A lot, as you've probably guessed, has changed in the last century. Back when Shaw wrote Pygmalion, women could not vote in the United Kingdom; in 1918 women over the age of 30 were given the right, and it took another ten years for all women to be given a voice. Shaw's depiction of women and attitudes toward them is impressively and sometimes confusingly varied. They are shown in conventional roles – as mothers and housekeepers – and as strong-willed and independent. The play pays special attention to the problem of women's "place" in society (or lack thereof), and Shaw offers no easy answers to the tough questions that arise.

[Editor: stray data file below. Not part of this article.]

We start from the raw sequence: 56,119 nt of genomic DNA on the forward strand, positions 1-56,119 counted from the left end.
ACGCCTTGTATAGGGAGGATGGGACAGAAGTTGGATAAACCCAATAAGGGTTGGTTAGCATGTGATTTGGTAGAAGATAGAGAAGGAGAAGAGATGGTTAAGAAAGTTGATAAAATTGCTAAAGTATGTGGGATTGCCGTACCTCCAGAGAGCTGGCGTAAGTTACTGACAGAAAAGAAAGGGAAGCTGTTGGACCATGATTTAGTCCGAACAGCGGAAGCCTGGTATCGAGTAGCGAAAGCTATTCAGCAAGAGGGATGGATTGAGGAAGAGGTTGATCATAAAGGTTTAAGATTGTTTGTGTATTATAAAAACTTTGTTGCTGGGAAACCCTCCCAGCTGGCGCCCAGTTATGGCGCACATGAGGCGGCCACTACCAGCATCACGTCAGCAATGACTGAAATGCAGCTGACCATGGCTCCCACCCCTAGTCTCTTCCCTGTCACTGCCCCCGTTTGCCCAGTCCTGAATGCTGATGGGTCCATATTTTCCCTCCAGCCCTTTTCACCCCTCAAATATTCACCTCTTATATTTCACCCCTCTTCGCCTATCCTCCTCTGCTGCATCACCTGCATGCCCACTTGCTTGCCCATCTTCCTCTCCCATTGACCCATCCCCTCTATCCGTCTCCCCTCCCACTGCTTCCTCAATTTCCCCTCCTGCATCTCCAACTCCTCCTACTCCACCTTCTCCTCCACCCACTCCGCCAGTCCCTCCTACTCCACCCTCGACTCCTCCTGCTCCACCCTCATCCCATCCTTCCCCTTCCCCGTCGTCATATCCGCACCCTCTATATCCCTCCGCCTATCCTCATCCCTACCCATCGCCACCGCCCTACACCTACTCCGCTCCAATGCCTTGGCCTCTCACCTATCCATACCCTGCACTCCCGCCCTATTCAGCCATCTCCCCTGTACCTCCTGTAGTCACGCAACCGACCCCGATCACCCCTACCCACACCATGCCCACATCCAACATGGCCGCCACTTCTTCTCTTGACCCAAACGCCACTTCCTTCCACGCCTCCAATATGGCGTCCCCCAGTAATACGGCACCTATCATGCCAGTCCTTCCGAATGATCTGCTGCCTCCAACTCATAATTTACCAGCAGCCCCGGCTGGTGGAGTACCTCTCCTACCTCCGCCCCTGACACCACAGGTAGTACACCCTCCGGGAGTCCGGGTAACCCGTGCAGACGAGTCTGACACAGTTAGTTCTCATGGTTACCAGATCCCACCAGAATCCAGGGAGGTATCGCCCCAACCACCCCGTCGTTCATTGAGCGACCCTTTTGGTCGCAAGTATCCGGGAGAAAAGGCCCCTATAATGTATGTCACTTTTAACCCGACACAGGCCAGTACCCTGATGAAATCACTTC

In Pygmalion, Shaw portrays a society in transition, in which progressive notions of femininity clash with more established, traditional ideas about gender roles.
In asserting her independence from Higgins and the usual conventions regarding marriage, Eliza nonetheless ends up confirming established gender stereotypes.